We determined the neural sources for significant effects of congruency (congruent vs. incongruent) using distributed source modeling (minimum norm source estimates) (Hauk 2004) implemented in BESA 5.1 (MEGIS). This method yields the unique solution that explains the data and does not contain components that are “silent”, that is, do not produce any measurable surface signal by themselves. Sources were computed for the grand-averaged ERP difference waves between congruent and incongruent stimuli to eliminate unspecific brain activity associated with stimulus processing. Minimum norm source estimates (minimum L2 norm) were calculated using a standardized realistic head model (finite element model [FEM]). The pre-target baseline was used to estimate the noise regularization parameters. Minimum norm was computed with depth weighting, spatio-temporal weighting, and noise weighting for individual channels. Depth weighting reduces source localization bias toward superficial currents due to an attenuation of EEG lead fields with increasing source depth (Lin et al. 2006). Spatio-temporal weighting gives larger weight to sources more likely assumed to contribute to the recorded data based on the signal subspace correlation measure (Mosher and Leahy 1998). Cortical currents were determined within the time window during which significant ERP differences were obtained at the time point of maximal global field power (GFP) in the ERP difference waves to ensure optimal signal-to-noise-ratio (Kiefer et al. 2007). Talairach coordinates for the activation peaks were determined on the 2D surface covering the cortex on which the source solution was computed. We report the nearest BAs to the peak activations located by the Talairach Daemon (Lancaster et al. 2000).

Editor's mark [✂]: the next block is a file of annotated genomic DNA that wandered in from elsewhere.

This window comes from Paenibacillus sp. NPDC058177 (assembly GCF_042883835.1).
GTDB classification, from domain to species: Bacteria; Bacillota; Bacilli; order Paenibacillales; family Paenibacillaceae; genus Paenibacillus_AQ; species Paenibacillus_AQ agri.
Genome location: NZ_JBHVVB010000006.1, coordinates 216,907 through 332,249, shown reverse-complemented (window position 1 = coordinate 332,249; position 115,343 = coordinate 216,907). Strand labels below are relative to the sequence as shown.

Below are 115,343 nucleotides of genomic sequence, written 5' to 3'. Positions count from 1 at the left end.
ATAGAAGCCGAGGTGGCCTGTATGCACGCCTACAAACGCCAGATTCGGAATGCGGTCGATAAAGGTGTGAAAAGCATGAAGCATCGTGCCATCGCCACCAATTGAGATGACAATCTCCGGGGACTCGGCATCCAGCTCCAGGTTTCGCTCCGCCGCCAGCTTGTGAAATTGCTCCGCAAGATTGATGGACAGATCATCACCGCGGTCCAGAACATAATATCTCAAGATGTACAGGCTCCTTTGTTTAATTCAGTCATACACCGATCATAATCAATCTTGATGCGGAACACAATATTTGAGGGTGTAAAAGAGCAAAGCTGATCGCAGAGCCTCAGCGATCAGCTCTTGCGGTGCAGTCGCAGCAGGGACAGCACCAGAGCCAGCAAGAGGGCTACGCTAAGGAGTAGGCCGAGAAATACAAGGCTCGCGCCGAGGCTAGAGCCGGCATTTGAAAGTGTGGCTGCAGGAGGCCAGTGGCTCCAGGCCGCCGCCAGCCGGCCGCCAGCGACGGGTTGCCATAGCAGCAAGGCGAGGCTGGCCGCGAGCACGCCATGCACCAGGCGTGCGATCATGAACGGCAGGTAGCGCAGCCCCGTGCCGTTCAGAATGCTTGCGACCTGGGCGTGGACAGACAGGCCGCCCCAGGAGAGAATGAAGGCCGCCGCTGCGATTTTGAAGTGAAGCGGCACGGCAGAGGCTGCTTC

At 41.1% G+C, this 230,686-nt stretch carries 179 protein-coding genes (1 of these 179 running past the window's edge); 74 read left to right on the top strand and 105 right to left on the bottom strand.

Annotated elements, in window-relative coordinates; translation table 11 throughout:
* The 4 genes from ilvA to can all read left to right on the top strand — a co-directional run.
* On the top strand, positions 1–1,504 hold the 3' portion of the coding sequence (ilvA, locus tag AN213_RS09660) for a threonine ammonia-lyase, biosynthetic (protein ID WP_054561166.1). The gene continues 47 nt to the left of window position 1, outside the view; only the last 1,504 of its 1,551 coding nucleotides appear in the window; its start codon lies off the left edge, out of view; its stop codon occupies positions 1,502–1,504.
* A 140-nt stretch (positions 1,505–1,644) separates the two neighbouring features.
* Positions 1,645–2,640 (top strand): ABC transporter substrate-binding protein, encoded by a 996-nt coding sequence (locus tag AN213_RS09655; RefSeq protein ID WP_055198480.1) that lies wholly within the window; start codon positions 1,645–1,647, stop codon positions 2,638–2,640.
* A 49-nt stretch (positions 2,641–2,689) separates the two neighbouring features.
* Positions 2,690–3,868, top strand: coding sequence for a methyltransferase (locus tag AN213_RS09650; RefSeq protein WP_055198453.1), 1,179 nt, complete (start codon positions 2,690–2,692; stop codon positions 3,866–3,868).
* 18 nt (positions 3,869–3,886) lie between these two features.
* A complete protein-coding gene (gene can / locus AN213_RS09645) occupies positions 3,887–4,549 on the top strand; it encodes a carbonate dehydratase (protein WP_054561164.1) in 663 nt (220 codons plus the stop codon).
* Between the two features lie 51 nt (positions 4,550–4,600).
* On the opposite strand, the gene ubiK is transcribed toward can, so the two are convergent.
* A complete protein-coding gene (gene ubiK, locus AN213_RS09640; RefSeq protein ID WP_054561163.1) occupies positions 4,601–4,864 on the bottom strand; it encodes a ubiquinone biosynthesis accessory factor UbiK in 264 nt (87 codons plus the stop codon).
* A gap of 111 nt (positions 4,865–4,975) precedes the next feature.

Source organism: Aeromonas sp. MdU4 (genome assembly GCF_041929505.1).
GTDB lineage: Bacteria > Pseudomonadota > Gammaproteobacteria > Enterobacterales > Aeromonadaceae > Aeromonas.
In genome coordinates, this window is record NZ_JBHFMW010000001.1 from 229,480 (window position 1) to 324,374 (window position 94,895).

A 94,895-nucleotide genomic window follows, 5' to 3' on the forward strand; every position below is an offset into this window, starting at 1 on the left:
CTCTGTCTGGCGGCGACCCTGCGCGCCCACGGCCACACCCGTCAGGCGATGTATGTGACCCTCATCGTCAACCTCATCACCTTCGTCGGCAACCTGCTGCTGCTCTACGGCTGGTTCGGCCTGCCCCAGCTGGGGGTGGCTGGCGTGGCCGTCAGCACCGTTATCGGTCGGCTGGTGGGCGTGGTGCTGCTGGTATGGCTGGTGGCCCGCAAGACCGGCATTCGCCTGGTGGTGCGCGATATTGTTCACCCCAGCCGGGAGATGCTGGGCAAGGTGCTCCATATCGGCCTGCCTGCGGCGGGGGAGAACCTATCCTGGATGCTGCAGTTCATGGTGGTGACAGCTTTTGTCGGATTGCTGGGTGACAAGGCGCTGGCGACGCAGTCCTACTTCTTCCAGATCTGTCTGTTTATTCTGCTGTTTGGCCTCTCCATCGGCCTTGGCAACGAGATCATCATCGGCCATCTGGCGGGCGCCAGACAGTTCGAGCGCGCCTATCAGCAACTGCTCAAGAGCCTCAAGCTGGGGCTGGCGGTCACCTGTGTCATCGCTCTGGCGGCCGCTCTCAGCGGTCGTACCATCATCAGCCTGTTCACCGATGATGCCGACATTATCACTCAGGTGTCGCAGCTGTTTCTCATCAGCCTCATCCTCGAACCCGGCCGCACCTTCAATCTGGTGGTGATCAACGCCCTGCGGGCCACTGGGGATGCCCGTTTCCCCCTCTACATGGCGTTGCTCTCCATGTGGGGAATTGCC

Results

fMRI Experiment 1 (Action Priming)

Behavioral Data

Analysis of the behavioral data of the primed picture–word matching task revealed an action-priming effect on ER. Error rate was significantly higher in the incongruent (9.7%) than that in the congruent condition (6.5%; t(20) = 3.016, P = 0.0068, one-tailed paired-sample t test). This result shows that action observation facilitates visual recognition of objects affording similar actions and suggests a functional role of action representation in visual object recognition. Analysis of RT did not yield significant RT differences between congruent and incongruent conditions, but reactions were numerically faster in congruent (633.31 ms) than in incongruent (642. 23 ms) trials (t(20) = 1.155, P = 0.26, one-tailed paired-sample t test). Hence, as in previous studies (Helbig et al. 2006; Kiefer et al. 2011), the action-Priming effect was more pronounced for ER than for RT data.

FMRI Activation Data

As priming is typically reflected by an attenuated brain activity in the primed condition compared with the unprimed condition due to more efficient processing, we first identified brain areas with greater activity in the incongruent (unprimed) than in the congruent (primed) condition (Table 1). We found decreased activity as a function of action priming in frontal and parietal motor areas. The MR signal was reduced in the left pre- and post-central gyri encompassing the primary sensory–motor cortex (BA 1–4), in inferior frontal gyrus (BA 44) that is a part of the premotor cortex, in adjacent portions of the insula (BA 48) and in the SMA (BA 6) (Fig. 2A, left). Priming-related reduction of brain activity was also found in parietal areas including the left superior parietal gyrus (BA 7), left inferior parietal gyrus (BA 39) as well as right supramarginal gyrus (BA 40).

Figure 2.